Al Worden, the Poet of Apollo 15
For this moon voyager, technical debriefings weren’t fulfilling enough.
In his 1974 memoir Carrying the Fire, Apollo 11 astronaut Mike Collins wryly observed that he and his crewmates “weren’t trained to emote, we were trained to repress emotions.” If NASA had wanted emotional displays, he wrote, “they should have put together an Apollo crew of a philosopher, a priest, and a poet…Of course, they wouldn’t get them back to have the press conference.” The implication being that the astronauts’ “softer” side would have somehow interfered with the hard-headed work of a moon flight.
Maybe so. But that doesn’t mean the Apollo astronauts were soulless robots—least of all Collins himself, who turned out to be a pretty eloquent and sensitive writer.
And it certainly wasn’t true of Apollo 15’s Al Worden, who passed away on Wednesday at the age of 88. Worden was the Mike Collins of that fourth lunar landing mission, circling the moon in the command module while Dave Scott and Jim Irwin explored the Hadley-Appenine region below.
When they got back to Earth, like all the Apollo crews, Scott, Irwin, and Worden sat for days of technical debriefing, telling their story in minute detail to the NASA managers and engineers who had planned their voyage. Worden began to get fidgety. As he recounted in his 2011 book Falling to Earth:
Even though I talked about the flight every day at work, the mission began to take on an air of unreality. It was as if I had…become totally immersed in a movie, forgetting there was another world out there. Now the movie was over, and I was out on the street as cars and people went by, back in the real world again….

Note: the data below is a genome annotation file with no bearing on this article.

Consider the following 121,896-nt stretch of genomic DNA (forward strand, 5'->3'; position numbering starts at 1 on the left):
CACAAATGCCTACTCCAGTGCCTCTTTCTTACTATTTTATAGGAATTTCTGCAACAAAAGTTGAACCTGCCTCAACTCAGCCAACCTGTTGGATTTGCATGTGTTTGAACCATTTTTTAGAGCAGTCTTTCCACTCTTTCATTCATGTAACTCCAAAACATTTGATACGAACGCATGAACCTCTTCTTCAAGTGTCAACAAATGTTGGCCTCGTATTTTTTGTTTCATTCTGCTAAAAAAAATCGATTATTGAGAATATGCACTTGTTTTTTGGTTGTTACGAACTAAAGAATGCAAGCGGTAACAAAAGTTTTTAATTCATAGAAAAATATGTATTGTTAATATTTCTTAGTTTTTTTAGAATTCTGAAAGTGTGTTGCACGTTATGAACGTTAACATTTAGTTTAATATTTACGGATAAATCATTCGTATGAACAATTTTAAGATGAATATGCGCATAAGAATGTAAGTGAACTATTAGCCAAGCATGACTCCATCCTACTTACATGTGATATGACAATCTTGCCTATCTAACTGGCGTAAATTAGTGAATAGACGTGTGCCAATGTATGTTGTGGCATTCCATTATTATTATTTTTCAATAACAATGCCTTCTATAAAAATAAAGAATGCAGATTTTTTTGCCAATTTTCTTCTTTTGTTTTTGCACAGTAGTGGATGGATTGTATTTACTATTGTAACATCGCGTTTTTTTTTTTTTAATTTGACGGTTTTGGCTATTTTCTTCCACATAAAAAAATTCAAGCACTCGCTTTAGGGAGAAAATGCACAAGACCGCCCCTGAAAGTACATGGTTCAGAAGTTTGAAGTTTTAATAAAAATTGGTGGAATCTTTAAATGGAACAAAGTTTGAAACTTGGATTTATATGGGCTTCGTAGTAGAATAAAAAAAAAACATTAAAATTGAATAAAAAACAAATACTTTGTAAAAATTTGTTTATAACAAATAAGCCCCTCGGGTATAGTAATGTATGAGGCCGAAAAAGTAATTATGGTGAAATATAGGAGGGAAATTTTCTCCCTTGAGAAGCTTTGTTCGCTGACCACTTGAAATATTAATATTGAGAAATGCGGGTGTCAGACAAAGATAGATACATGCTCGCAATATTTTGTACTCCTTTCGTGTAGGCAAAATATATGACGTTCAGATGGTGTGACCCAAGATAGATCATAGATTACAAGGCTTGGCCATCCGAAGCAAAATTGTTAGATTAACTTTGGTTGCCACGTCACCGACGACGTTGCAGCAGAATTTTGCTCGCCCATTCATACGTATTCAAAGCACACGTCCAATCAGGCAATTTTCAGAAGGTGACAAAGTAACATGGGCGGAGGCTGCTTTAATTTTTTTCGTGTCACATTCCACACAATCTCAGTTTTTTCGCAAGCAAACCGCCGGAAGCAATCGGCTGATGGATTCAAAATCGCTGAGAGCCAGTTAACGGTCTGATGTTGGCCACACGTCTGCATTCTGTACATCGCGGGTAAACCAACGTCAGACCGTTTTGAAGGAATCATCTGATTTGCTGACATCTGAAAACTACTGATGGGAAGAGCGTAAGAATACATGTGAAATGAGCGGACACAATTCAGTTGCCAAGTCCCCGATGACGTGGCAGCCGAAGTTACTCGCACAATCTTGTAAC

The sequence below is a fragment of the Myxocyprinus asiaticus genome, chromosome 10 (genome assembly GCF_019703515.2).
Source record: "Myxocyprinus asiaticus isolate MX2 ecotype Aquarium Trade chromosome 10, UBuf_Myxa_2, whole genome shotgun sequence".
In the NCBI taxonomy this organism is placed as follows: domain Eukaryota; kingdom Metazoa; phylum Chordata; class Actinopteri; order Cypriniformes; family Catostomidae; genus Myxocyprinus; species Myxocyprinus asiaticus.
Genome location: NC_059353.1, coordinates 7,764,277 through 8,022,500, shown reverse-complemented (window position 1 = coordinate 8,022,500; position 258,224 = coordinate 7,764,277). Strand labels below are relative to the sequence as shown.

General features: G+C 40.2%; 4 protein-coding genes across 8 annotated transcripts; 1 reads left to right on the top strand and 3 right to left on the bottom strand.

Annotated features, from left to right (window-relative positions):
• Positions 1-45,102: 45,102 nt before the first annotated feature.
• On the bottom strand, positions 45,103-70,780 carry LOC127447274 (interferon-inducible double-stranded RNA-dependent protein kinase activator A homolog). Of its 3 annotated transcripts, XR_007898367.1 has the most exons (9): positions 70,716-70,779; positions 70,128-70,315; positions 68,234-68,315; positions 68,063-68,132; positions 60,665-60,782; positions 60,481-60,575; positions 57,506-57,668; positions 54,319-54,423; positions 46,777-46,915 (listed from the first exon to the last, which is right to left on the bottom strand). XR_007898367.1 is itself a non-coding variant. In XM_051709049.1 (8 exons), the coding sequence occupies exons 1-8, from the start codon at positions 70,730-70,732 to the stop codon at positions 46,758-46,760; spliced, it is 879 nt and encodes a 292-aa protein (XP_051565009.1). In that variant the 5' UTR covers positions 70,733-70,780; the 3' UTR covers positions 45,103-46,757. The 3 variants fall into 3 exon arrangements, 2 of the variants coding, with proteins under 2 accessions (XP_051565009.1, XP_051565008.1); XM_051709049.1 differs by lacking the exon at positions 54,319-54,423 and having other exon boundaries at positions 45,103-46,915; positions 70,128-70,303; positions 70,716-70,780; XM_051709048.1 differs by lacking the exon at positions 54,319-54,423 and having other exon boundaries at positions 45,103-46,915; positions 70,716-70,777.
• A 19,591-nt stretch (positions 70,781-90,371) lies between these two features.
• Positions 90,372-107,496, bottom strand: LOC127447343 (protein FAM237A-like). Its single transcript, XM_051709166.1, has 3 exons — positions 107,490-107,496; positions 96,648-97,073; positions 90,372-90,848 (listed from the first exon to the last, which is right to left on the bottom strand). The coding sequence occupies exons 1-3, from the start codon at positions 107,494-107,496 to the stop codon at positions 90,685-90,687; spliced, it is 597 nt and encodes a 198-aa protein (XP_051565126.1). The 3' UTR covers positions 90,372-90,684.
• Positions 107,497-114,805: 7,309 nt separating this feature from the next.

I would sit in my living room at night, wide awake. It was quiet and peaceful, but my brain still went a mile a minute. So I grabbed some old coffee-stained legal pad and began to write down my vivid impressions of our flight. Unlike the technical debriefing, I relived the flight in emotions and remembered images. The words slowed freely and easily, and after letting them sit to one side for a while, I realized I had written something that might best be described as poetry.
I didn't do anything with those papers for years. But when I mentioned them to some friends in a Houston poetry group, they grew excited about the first poems written by someone who had traveled to the moon. They said I should publish them. I left the poems in a drawer for a few more years, but eventually I did publish them, in a volume called Hello Earth: Greetings From Endeavour.
The poems are about as good as you might expect from a pilot. I hope I did a better job than a poet would if asked to fly a jet with no training. And on those long nights when I couldn't sleep, the writing helped me. It was my own personal, emotional debriefing.
An Air Force test pilot before joining NASA, Worden flew just that one spaceflight, but it included one very memorable spacewalk. He was the first person to venture outside an Apollo spacecraft (to retrieve a film canister) when it was halfway back from the moon. Turning his head in deepest, darkest space, he could see Earth in one direction and the moon in the other. The Guinness Book of Records once listed him as the “most isolated human being,” although Worden later told an interviewer he wasn’t sure exactly how they came up with that, since other astronauts did the same thing on Apollo 16 and 17.
His poem “Floating” captures the moment:
I float outside to look around
And my security cord lengthens.
Poised in flight
Cloudy frail earth sails on;
My world Endeavour
Is bathed in light of a burning sun
Trapped by lunar day on the other side—
Nowhere is my vantage point
Between the earth and moon.
Here was one person’s artistic response to a nearly unfathomable experience, a journey shared by only a very few of the 100 billion humans who have ever lived. It is, in the words of Apollo historian Andrew Chaikin, “the poetry of a man caught in the lingering pull of another world.”
Here’s Worden reading one of his poems at the San Diego Air and Space Museum in 2016: